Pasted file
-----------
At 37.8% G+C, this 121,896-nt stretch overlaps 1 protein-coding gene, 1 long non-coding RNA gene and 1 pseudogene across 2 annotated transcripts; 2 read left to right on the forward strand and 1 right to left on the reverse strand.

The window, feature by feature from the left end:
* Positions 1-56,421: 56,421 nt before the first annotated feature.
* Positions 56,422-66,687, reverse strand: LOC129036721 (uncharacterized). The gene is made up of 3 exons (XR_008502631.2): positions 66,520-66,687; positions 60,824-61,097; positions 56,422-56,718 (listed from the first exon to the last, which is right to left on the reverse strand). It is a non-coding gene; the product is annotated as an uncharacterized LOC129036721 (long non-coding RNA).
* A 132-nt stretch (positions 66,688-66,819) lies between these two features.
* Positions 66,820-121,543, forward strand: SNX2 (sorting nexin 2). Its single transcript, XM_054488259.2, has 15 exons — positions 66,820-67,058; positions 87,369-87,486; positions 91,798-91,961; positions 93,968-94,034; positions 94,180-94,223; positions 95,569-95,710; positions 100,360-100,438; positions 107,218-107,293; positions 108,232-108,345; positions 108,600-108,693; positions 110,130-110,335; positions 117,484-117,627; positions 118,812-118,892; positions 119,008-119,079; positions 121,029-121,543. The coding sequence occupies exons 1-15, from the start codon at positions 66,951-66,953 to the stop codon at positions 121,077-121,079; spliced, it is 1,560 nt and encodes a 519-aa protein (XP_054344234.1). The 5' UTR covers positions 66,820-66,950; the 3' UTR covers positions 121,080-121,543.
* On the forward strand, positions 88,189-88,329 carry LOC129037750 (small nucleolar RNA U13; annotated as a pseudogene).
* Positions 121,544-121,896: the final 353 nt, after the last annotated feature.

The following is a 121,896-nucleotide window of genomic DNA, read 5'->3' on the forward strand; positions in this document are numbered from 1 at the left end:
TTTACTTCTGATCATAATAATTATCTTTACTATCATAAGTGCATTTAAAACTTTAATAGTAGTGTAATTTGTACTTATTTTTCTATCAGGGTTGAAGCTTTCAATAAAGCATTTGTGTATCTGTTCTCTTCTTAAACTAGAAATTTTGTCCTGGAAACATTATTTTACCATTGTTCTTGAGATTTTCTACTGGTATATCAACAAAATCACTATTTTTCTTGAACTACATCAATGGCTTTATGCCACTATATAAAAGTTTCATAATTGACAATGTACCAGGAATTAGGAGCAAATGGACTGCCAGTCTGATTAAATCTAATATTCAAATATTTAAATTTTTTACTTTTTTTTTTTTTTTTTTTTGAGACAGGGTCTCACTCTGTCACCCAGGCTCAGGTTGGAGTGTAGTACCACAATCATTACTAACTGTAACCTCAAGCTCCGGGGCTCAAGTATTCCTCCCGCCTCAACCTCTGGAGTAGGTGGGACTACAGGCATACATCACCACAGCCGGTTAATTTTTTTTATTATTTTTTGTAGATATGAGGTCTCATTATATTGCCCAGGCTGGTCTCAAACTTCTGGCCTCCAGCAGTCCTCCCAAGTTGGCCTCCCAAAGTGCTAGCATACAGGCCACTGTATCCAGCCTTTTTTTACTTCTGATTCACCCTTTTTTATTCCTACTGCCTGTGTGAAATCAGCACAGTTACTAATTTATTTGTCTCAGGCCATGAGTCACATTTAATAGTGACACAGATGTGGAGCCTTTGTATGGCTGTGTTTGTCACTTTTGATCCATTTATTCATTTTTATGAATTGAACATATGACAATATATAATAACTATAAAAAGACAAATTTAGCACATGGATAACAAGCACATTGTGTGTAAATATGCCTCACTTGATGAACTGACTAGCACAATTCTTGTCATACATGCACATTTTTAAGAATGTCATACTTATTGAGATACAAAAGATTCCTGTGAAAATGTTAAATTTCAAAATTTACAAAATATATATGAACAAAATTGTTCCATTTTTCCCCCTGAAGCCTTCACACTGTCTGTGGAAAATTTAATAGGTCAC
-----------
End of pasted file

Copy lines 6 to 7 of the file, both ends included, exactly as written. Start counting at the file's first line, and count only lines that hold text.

* Positions 66,820-121,543, forward strand: SNX2 (sorting nexin 2). Its single transcript, XM_054488259.2, has 15 exons — positions 66,820-67,058; positions 87,369-87,486; positions 91,798-91,961; positions 93,968-94,034; positions 94,180-94,223; positions 95,569-95,710; positions 100,360-100,438; positions 107,218-107,293; positions 108,232-108,345; positions 108,600-108,693; positions 110,130-110,335; positions 117,484-117,627; positions 118,812-118,892; positions 119,008-119,079; positions 121,029-121,543. The coding sequence occupies exons 1-15, from the start codon at positions 66,951-66,953 to the stop codon at positions 121,077-121,079; spliced, it is 1,560 nt and encodes a 519-aa protein (XP_054344234.1). The 5' UTR covers positions 66,820-66,950; the 3' UTR covers positions 121,080-121,543.
* On the forward strand, positions 88,189-88,329 carry LOC129037750 (small nucleolar RNA U13; annotated as a pseudogene).